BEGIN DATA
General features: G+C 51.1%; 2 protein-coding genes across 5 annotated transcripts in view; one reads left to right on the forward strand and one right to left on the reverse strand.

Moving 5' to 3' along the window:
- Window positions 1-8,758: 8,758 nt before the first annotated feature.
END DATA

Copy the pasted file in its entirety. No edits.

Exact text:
General features: G+C 51.1%; 2 protein-coding genes across 5 annotated transcripts in view; one reads left to right on the forward strand and one right to left on the reverse strand.

Moving 5' to 3' along the window:
- Window positions 1-8,758: 8,758 nt before the first annotated feature.